The human body is prone to a wide variety of sexually transmitted diseases. In fact, they second cancer regarding the extent to which they affect the quality of life of a human being. However, sexually transmitted diseases are considered to be amongst the fastest spreading infections today. Examples of the sexually transmitted infections include HIV, herpes (HSV) and HPV (human papillomavirus) (Walboomers et.al, 1999). In this context, the center of analysis is the Human Papillomavirus. The analysis will incorporate a brief definition of this sexually transmitted infection. Further, it will provide an overview of how it is transmitted and factors that may influence speedy transmission of the infection. Other aspects that will be addressed in this paper include the health problems that emerge from the disease, how to avoid it, how one knows that he or she has it, and the possible treatment for the infections.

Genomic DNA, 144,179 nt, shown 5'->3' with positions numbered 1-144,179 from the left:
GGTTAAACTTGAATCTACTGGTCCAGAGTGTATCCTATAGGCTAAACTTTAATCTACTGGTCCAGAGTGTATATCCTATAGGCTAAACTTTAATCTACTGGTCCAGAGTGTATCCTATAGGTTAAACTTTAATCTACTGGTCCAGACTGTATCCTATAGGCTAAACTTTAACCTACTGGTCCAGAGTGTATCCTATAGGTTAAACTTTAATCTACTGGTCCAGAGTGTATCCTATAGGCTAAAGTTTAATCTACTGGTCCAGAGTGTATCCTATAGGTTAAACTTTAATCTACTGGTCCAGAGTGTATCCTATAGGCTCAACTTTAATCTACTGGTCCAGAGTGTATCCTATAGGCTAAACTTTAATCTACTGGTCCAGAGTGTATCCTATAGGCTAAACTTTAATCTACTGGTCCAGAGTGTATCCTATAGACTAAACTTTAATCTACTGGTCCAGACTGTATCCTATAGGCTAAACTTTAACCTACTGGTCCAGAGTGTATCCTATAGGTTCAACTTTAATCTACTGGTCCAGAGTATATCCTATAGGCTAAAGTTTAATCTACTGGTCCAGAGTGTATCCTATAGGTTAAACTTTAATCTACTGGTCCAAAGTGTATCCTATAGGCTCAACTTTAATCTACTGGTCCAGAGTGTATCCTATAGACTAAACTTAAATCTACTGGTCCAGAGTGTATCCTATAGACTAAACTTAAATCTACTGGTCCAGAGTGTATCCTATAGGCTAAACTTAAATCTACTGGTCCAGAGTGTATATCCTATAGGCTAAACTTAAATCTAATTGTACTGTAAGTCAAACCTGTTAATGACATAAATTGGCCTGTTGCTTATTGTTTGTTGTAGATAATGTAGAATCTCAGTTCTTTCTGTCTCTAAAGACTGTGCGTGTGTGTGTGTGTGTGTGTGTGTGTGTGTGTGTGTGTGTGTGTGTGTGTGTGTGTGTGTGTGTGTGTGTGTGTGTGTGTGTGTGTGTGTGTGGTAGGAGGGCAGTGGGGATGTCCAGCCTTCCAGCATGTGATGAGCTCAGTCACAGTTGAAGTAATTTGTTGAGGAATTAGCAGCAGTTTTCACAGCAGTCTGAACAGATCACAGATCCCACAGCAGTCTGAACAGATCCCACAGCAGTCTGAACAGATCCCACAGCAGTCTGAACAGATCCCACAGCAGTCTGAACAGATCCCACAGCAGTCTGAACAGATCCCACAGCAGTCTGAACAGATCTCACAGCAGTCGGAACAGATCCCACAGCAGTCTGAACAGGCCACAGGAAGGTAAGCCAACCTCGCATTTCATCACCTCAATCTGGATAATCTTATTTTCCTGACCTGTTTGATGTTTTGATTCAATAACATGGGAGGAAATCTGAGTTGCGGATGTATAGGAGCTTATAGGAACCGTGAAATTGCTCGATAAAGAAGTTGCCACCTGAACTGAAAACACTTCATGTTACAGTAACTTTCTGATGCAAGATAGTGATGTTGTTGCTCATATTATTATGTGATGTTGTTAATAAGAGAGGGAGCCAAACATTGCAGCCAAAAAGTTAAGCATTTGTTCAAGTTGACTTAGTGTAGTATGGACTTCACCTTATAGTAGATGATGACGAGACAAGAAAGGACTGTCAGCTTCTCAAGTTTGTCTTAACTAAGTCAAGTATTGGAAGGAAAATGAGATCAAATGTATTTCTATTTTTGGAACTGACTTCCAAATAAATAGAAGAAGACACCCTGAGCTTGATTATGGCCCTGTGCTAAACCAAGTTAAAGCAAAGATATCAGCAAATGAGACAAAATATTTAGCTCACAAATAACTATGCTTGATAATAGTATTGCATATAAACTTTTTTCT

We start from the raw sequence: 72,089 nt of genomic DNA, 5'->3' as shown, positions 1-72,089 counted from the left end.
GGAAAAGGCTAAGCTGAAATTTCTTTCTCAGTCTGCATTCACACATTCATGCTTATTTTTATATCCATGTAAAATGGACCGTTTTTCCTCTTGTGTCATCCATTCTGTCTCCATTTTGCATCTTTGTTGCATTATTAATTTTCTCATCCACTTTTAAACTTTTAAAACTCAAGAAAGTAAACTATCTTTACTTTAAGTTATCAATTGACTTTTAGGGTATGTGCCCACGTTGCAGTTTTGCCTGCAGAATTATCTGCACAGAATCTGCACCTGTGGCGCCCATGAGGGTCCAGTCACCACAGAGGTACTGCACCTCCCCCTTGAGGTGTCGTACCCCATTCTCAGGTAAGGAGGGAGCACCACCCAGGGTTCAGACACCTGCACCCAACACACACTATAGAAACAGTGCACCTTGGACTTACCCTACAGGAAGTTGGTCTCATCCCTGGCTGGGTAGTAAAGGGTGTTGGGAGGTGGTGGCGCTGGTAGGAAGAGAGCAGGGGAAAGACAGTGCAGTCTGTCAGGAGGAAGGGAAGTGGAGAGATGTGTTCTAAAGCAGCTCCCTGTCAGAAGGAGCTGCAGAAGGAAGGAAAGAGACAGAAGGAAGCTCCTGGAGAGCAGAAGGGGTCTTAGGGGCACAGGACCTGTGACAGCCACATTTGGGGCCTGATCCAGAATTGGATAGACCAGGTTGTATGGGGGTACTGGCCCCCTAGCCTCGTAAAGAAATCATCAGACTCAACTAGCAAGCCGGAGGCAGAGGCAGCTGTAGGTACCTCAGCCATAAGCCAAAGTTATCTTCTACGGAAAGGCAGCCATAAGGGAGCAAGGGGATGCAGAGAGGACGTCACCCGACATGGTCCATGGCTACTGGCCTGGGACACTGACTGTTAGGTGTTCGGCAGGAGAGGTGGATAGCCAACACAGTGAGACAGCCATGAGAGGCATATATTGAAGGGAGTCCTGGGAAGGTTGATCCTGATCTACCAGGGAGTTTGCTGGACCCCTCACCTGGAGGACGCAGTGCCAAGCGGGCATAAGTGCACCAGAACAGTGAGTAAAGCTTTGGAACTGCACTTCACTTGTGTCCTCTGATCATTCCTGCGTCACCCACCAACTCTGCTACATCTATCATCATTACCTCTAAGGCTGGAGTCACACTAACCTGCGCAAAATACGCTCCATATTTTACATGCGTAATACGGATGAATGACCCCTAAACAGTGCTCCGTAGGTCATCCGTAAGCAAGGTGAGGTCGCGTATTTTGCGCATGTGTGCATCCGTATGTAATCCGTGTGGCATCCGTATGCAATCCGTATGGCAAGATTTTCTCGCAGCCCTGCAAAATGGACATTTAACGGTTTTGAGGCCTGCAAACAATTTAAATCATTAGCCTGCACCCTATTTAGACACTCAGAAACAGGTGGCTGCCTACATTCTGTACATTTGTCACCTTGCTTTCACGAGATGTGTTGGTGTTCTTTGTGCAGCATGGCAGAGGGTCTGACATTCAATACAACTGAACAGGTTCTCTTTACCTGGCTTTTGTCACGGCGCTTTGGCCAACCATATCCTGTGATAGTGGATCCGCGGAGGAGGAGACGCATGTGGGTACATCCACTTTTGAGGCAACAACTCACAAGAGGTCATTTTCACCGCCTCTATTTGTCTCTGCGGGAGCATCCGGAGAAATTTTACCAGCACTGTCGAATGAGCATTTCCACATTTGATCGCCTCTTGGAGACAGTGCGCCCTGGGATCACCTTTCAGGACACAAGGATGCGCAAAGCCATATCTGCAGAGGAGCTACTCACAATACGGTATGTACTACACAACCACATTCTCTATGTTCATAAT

First, HPV is one amongst the most common sexually transmitted infections amongst the human race. Despite the fact that it is sexually transmitted, it is different from other viruses such as the HIV and HSP. The HPV is said to affect at least every sexually active man or woman at a point in their lives. Usually, this virus belongs to the papillomavirus family that is said to have the potential to infect humans. The HPV is affiliated with the establishment of productive infections that affect the keratinocytes of the mucous membranes and skin. There are different types of HPV. Some are fatal to an extent that they can cause death since they result in serious health issues such as genital warts, as well as, cancer.